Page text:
Author Name & Publisher: Michael Murphy from Dreampsinner Press
Publication Date & Length: May 27th, 2015 — 220 pages
While on a mission in northern Afghanistan, Benji’s helicopter is shot down. Benji went in with a band of brothers but comes out with a stack of body bags, including one for his partner, Blade.
After recovering physically in Germany, Benji is sent home to San Diego. He’s been a soldier so long he doesn’t know how to live as a civilian. The loss of his brothers and his partner weighs heavily on him. Benji’s body might be healed, but he is still a very broken man. Unable to find work, Benji turns to drinking, bar fights, risky sex with anonymous men, and striking out at everything. As he spirals out of control, he even tries volunteering in a BDSM club as a sub for demonstrations and private scenes.
Despair drives Benji to action, and he meets Nick, a young man in desperate need of hope. With his options and his money running out, the only question is if Benji will find his way in time.
This is a gritty, unflinching look at the impact of war on those who fight. Benji leaves the army after a horrific incident. Once his body heals, he is left to his own devices and PTSD consumes him.
Through Benji, Michael Murphy explores the transition from military civilian life and honestly evaluates the military’s approach to the men who leave with sound bodies but fragile minds.
I’m not entirely sure why this is advertised as a m/m BDSM story. Benji could be any soldier. His sexuality seems somewhat irrelevant to his experiences for much of the book. BDSM is only introduced as a broken Benji looks for ways to punish himself. It isn’t healthy for him and the scenes he participates in are neither erotic or safe.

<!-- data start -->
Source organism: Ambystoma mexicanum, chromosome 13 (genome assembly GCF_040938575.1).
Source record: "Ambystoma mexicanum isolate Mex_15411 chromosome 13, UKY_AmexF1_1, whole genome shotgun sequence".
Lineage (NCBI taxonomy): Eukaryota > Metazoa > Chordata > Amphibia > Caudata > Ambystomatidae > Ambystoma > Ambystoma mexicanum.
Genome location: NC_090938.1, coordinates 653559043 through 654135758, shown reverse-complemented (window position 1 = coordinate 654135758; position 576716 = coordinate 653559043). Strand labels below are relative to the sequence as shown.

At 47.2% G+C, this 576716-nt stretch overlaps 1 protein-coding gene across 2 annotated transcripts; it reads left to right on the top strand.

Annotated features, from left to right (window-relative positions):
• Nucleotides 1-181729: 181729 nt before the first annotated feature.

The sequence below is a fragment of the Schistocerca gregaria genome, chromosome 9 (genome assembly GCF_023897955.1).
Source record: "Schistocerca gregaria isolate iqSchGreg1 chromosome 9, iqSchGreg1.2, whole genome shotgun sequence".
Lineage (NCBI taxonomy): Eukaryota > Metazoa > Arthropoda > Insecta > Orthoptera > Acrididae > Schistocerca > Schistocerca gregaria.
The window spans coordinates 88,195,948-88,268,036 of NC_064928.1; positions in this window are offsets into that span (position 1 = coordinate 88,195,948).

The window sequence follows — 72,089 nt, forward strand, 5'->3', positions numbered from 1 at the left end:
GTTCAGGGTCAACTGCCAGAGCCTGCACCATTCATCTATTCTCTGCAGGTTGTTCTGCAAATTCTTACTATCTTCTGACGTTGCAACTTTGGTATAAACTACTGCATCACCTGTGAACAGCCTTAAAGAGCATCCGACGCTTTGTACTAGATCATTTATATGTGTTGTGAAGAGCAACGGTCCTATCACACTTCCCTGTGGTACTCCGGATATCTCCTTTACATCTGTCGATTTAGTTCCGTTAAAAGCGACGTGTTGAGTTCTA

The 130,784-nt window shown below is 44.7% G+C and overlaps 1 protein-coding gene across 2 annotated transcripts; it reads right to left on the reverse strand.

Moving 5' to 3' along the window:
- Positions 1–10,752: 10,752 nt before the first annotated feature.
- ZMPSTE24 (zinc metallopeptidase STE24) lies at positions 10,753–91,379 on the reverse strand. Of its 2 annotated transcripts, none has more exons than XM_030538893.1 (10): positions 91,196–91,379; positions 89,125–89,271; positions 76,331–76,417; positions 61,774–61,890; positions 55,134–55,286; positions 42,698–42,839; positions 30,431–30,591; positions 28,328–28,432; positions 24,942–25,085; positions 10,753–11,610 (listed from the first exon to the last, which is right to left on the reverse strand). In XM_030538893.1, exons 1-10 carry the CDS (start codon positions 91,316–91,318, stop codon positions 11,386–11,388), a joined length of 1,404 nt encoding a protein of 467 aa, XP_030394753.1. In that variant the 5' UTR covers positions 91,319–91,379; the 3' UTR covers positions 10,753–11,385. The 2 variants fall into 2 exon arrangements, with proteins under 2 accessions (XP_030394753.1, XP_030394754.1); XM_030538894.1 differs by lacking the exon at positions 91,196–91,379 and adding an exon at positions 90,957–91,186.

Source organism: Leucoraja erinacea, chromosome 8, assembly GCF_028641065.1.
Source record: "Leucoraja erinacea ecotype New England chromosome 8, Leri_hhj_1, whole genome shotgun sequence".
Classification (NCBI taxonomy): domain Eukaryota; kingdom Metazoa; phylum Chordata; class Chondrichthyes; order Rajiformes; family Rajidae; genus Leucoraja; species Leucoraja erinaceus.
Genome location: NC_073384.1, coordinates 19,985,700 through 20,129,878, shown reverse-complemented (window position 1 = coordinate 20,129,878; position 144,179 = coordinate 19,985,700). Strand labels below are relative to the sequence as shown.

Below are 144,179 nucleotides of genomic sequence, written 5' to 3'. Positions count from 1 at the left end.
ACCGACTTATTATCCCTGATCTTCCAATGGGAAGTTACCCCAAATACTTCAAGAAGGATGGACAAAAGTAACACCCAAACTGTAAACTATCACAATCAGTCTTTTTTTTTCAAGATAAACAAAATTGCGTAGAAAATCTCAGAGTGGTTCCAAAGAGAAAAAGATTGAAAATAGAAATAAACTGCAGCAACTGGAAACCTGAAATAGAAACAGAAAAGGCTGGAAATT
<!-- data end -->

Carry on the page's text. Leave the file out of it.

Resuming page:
This is not an easy book. It is a terrible, uncomfortably real, look at a man who has served his country, lost everything and finds himself unable to cope with civilian life.
Michael Murphy’s writing style took me a while to get used to. I loved the dialogue and banter between Benji and David at the start. It was a challenging task to write a story where most of the action only takes place in the main character’s mind. During some of the longer passages where Benji is isolated and inactive, the prose starts to feel clunky and repetitive.
While this is an important book it is far removed from the typical m/m romance or BDSM erotica it seems to have been marketed as.
Anytime I’m asked the question of who I am I have to stop and try to decide how in the world to answer. I might biologically be middle age, but inside I feel like a randy teenager anxious to explore the world. Dreams of writing have been a part of my life since I was five years old.
Two of the greatest influences on me as I was growing up were my two grandmothers. Both were strong women who had unbelievable burdens thrust upon them when they were widowed very early in life. Both of these incredible women loved stories. They loved reading stories and telling stories, and the stories they had to tell were incredible.
For as long as I can remember I’ve been writing stories. What has been different over the last five years is that I’ve finally been brave enough to allow someone else to read what I’d written. When that happened I found that others liked what I’d written which made me beyond happy.
In addition to writing, my other love is photography. Taking photos of some of the beautiful men of the world is my current focus. With any luck, one of those photos will grace the cover of a Dreamspinner novel in the near future.
My partner and I have traveled the world, trying to see as much as possible. When not traveling, we live in Washington, DC with our best friend, a throw-away dog we adopted twelve years ago. To pay the bills, I am Director of Information Technology for a national organization based in Washington, DC. While I’d rather be writing full-time, I haven’t figured out how to make that a viable option – yet.